(Bloomberg) — UnitedHealth Group Inc. (NYSE:UNH), the biggest U.S. health insurer, said government cuts to Medicare may make it harder to increase earnings in 2015, sending shares down the most in three months.
Rate cuts that may reach 7 percent, following a similar reduction for this year, could be “extraordinarily disruptive” to the program, Chief Executive Officer Stephen Hemsley told analysts on a conference call today.
Medicare Advantage, insurers’ private version of the U.S. government program for the elderly, has been a key source of growth for the industry and provided about a fifth of UnitedHealth’s profit last year. The companies’ reimbursements are being scaled back to help pay for the insurance expansion under the Patient Protection and Affordable Care Act (PPACA).
Insurers are facing “unprecedented uncertainty from the ACA implementation and the 2014 Medicare Advantage rate cuts,” said Brian Wright, a New York-based analyst at Monness Crespi Hardt & Co., in an e-mail.
UnitedHealth fell 3.4 percent to $72.30 at 11:20 a.m. EST. The Minnetonka, Minnesota-based insurer earlier slipped 3.6 percent for its biggest intraday decline since October. WellPoint Inc., the second-largest U.S. insurer, dropped 2 percent, Aetna Inc. declined 1.5 percent and Humana Inc. fell 1.1 percent.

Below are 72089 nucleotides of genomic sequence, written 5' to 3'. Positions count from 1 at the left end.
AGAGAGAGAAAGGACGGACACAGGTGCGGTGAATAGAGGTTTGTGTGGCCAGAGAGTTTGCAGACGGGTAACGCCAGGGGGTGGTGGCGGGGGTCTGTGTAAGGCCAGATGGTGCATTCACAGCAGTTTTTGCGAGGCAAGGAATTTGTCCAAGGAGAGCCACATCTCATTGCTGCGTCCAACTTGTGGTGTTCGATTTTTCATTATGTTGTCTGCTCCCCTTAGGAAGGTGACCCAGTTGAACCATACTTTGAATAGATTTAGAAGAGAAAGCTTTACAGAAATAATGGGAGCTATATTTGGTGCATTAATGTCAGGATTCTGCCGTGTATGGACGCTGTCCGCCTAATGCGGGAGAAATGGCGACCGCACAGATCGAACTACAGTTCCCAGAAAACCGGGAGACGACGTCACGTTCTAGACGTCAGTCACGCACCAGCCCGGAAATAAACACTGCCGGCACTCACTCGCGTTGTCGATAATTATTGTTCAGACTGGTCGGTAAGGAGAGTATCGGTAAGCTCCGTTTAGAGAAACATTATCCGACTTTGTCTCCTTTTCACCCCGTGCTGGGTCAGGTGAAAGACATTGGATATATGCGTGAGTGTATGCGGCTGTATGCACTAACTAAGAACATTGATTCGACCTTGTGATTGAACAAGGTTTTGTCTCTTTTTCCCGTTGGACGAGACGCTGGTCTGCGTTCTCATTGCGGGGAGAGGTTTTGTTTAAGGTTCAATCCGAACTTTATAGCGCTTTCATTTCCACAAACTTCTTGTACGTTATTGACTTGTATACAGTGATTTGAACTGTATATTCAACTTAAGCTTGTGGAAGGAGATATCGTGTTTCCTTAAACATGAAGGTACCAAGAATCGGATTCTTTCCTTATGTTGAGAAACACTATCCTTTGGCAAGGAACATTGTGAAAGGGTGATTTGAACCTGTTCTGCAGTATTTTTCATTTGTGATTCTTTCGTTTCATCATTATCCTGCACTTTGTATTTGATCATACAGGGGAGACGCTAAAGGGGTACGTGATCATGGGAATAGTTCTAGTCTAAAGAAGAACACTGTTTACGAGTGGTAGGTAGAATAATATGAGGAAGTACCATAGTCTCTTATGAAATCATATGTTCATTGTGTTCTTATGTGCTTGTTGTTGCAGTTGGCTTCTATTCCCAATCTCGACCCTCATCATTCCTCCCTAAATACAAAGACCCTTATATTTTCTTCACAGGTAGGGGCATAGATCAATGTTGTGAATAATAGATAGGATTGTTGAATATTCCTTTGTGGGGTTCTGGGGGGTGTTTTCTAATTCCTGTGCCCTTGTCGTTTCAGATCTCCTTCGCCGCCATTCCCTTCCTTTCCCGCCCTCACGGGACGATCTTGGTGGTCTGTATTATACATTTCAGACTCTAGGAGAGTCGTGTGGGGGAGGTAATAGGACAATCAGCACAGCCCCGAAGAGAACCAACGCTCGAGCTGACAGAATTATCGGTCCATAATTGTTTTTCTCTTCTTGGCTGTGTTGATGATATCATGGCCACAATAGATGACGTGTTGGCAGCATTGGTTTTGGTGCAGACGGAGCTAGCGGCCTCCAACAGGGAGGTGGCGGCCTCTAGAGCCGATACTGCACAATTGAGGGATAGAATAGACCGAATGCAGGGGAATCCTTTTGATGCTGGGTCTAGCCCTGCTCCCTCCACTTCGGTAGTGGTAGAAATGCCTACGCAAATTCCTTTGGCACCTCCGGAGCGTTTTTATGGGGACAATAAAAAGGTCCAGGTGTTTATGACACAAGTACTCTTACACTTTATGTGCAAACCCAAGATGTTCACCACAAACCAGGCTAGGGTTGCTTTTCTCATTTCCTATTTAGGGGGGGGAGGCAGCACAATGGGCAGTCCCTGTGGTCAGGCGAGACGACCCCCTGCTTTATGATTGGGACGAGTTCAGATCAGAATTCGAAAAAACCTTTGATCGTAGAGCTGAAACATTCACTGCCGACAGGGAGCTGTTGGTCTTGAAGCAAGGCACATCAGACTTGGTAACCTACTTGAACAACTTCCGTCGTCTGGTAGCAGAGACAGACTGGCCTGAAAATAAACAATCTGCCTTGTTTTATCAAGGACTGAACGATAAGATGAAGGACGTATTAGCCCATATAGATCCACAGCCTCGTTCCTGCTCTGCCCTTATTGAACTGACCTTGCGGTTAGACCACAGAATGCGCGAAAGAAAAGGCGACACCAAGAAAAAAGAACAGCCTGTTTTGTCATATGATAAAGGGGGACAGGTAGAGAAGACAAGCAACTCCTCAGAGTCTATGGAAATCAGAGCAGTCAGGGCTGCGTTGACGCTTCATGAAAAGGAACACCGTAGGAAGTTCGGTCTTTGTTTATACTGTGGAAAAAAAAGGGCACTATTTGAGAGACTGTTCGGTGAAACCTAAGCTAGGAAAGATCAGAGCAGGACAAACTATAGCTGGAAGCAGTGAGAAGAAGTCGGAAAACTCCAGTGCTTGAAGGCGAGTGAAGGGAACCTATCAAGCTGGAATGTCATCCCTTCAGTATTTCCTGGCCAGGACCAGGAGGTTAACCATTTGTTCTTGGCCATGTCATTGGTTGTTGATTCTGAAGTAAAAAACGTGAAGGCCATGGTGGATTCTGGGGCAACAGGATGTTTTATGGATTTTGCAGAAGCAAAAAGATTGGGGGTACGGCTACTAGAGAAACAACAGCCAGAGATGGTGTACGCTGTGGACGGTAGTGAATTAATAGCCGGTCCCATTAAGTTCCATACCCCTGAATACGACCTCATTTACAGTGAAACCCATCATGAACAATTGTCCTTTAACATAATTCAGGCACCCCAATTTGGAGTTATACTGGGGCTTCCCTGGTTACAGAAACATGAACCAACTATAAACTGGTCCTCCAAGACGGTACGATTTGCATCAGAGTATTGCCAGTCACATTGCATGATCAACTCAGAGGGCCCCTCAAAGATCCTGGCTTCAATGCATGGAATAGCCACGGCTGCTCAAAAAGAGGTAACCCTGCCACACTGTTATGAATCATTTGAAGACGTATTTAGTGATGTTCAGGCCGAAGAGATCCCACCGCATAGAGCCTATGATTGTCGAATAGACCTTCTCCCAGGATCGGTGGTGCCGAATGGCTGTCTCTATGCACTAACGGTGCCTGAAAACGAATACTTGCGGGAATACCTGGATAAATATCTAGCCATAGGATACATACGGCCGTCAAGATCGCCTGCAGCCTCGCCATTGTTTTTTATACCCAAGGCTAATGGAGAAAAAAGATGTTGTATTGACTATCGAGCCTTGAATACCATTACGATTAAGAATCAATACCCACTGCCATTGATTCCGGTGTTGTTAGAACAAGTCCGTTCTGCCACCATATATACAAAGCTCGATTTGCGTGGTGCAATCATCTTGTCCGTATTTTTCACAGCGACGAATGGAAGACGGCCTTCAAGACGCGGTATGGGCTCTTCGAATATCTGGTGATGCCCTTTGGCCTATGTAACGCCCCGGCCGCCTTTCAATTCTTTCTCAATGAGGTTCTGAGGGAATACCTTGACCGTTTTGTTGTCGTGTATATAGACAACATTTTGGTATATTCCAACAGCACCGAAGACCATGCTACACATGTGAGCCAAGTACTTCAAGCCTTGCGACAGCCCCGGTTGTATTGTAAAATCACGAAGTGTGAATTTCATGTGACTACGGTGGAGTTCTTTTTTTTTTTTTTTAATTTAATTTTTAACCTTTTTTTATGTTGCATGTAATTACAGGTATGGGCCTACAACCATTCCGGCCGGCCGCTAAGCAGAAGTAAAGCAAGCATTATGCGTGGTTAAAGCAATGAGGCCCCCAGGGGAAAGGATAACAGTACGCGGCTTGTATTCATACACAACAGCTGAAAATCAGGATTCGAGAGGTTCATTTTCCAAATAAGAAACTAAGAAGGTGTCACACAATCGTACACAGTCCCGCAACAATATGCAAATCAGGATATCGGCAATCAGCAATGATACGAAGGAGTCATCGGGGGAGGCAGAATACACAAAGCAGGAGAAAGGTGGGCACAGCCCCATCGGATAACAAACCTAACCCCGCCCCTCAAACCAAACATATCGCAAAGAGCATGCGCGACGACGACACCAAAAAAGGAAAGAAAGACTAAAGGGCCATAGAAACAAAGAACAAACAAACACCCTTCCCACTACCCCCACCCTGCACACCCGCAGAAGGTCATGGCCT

Investors drove the stocks down even after UnitedHealth said fourth-quarter earnings rose 15 percent, boosted by growth in its Optum technology business as well as enrollment gains. The company also reaffirmed its 2014 forecast.
Hemsley told analysts the company will “focus on delivering earnings-per-share growth” in 2015 while saying results will depend in part on Medicare Advantage payments. The U.S. Centers for Medicare and Medicaid Services is due to propose its preliminary rates next month, with a final decision expected in April.
Hemsley also said it’s unclear how quickly insurers may be able to collect higher premiums to recoup new taxes imposed by PPACA.
For investors, “the key topic” will be how the cuts may affect profit next year, said Carl McDonald, a Citigroup analyst based in New York. “The industry is lobbying to mitigate those cuts, but it would be useful to understand the 2015 impact if the cuts are implemented as proposed,” he wrote in a note to clients.
PPACA is set to reduce Medicare payments to insurers by an estimated $145 billion over a decade. Democrats led by President Obama said the companies were being overpaid for care that the government provides for lower cost on its own. Insurers said they provide extra benefits, such as lower copays and prescription eye glasses, in their plans.